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Mark Cavendish diagnosed with Epstein Barr Virus

Josh Cunningham
12 Apr 2017

Dimension Data forced to take time off in order to recover

Mark Cavendish has been diagnosed with the Epstain Barr Virus, which causes infectious mononucleosis - more commonly known as glandular fever. 

As a result the Dimension Data rider will have to take an enforced break before making a gradual return to training and racing. 

As well as the Epstein Barr Virus, which was discovered in recent blood tests, Cavendish is also suffering from an ankle injury which he picked up at Tirreno-Adriatico. Although he rode Milan-San Remo (finishing 101st), the injury, which his team describe as being from 'overuse', kept the sprinter out of both Scheldeprijs and Paris-Roubaix last week. 

With the Epstein Barr Virus now added to the pre-existing ankle injury, Cavendish will now need a longer period of rest than had originally been anticipated.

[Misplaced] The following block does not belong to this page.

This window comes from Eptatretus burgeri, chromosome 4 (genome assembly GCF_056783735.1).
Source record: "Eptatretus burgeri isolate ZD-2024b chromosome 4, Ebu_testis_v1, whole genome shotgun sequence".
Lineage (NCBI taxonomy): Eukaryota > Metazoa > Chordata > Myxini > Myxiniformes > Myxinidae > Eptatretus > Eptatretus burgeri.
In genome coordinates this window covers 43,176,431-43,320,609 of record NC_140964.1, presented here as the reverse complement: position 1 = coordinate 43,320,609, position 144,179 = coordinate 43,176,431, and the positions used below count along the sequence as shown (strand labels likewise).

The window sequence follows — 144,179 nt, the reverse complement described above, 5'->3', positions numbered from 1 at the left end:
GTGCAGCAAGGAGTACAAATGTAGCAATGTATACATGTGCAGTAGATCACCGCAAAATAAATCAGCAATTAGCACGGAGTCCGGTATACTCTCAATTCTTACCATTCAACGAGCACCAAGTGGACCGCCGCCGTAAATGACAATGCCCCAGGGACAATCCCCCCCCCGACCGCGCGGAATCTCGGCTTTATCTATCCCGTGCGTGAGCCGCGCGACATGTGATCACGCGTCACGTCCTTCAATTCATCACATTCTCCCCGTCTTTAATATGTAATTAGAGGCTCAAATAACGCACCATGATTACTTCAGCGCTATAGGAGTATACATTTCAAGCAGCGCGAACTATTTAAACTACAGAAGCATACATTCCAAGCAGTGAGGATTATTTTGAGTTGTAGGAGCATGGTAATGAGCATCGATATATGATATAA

'Mark has been experiencing some unexplained fatigue during training,' said Dimension Data team doctor Jarrad Van Zuydam. 'Recent blood analysis has revealed him to have infectious mononucleosis caused by the Epstein Barr Virus. Unfortunately, there is no effective specific treatment against the virus but rest will be required to aid his recovery.

'His training load and symptoms will be monitored very carefully and he will make a gradual, step-wise return to full training and racing.

'It is difficult to give an accurate estimate of when we can expect him back at full fitness but we are hopeful of a significant improvement of his symptoms over the next 2 weeks.'

Dimension Data say that the main goal of the year for Cavendis remains the Tour de France, which begins on July 1st in Dusseldorf. 

After notching up four stage victories in the 2016 edition of the Tour, the manxman brought his tally up to 30 career Tour de France stage wins - 4 behind Eddy Merckx's record.


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